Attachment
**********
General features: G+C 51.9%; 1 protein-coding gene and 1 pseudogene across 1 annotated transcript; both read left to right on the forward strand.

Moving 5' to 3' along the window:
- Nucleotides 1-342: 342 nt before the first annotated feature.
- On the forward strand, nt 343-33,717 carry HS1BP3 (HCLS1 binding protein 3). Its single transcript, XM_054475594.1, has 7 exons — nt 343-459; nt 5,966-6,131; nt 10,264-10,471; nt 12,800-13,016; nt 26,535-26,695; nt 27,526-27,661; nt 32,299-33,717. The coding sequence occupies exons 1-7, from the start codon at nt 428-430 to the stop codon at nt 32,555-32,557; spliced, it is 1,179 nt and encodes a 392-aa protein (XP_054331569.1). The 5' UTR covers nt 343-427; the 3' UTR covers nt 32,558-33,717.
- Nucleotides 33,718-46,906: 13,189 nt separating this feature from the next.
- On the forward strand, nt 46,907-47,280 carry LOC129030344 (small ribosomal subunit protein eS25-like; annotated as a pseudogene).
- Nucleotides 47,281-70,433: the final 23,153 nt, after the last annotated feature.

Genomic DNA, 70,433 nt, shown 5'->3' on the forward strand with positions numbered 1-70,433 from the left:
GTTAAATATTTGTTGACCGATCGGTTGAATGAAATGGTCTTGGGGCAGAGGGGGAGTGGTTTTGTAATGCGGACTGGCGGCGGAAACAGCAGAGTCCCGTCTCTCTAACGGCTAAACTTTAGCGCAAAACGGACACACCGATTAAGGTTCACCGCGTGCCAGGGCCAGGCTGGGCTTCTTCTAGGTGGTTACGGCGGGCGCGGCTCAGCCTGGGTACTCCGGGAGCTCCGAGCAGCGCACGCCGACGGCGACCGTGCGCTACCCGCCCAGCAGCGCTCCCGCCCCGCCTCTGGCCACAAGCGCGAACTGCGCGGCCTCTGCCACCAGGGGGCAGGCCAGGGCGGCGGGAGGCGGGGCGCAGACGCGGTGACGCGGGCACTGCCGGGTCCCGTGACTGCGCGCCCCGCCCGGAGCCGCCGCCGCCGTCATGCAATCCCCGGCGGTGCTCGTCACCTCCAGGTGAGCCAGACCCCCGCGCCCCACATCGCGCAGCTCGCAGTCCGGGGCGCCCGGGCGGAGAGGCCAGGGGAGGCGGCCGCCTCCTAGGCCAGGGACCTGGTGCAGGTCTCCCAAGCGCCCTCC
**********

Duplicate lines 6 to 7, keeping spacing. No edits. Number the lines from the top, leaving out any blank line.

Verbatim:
- On the forward strand, nt 46,907-47,280 carry LOC129030344 (small ribosomal subunit protein eS25-like; annotated as a pseudogene).
- Nucleotides 47,281-70,433: the final 23,153 nt, after the last annotated feature.